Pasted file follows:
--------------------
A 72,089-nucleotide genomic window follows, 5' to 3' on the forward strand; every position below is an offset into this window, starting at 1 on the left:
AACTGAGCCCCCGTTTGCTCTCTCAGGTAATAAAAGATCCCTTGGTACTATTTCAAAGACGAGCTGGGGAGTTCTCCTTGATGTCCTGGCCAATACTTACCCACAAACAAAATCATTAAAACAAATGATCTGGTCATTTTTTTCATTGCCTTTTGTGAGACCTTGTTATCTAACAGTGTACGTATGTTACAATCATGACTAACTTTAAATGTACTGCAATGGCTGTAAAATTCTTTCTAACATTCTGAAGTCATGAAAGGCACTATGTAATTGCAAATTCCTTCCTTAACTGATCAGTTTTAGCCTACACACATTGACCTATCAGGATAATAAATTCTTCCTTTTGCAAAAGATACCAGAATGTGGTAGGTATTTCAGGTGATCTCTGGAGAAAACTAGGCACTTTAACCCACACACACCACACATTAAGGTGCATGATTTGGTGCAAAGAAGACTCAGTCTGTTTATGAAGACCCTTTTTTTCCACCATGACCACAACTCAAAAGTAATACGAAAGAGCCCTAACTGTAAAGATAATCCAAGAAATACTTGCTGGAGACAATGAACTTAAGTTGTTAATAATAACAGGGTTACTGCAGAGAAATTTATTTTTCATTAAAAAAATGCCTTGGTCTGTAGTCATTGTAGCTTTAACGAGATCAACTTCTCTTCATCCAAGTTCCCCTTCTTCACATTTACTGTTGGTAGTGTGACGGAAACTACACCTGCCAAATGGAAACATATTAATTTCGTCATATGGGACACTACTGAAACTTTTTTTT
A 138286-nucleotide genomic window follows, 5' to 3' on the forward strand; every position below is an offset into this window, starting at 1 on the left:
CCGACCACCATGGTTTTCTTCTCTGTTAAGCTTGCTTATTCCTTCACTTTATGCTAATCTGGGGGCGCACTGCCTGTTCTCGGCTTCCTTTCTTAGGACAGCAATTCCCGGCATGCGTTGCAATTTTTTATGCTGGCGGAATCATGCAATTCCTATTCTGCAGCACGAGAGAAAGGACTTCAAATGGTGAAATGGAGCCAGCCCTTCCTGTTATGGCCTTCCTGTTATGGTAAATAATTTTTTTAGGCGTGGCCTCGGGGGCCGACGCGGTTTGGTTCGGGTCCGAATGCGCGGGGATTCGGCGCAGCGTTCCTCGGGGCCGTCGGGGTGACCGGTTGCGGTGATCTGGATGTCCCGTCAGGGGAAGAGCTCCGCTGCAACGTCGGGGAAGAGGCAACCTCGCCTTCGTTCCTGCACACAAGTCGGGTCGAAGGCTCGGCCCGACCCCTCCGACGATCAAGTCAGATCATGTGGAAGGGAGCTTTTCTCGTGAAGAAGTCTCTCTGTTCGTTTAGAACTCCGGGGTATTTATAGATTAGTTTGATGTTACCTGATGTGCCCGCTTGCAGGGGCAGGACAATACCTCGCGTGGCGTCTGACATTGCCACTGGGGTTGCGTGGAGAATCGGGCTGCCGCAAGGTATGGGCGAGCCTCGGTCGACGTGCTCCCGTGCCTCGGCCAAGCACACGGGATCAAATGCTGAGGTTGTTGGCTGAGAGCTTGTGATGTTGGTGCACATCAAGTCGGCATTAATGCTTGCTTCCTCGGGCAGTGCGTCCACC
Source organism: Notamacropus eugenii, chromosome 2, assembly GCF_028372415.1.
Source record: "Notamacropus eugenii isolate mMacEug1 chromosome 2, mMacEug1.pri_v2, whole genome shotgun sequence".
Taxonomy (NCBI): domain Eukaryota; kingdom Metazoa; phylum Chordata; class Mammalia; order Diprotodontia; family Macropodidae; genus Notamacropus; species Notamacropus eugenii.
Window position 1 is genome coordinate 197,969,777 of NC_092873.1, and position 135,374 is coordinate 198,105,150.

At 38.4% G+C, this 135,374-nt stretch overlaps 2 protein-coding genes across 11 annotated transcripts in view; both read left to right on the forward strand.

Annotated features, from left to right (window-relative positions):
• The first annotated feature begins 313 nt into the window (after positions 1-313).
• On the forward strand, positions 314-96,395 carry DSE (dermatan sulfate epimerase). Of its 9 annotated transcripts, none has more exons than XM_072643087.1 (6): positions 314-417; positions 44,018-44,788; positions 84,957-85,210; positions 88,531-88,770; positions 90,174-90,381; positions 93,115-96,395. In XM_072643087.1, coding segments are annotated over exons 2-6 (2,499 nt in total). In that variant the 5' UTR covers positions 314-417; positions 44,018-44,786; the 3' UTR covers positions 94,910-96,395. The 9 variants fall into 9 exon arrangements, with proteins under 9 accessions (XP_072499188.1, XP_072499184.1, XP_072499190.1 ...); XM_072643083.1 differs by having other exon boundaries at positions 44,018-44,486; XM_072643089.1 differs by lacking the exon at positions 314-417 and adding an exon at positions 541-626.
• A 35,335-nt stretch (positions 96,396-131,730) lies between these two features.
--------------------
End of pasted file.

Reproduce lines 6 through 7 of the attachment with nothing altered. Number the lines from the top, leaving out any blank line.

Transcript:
Source record: "Notamacropus eugenii isolate mMacEug1 chromosome 2, mMacEug1.pri_v2, whole genome shotgun sequence".
Taxonomy (NCBI): domain Eukaryota; kingdom Metazoa; phylum Chordata; class Mammalia; order Diprotodontia; family Macropodidae; genus Notamacropus; species Notamacropus eugenii.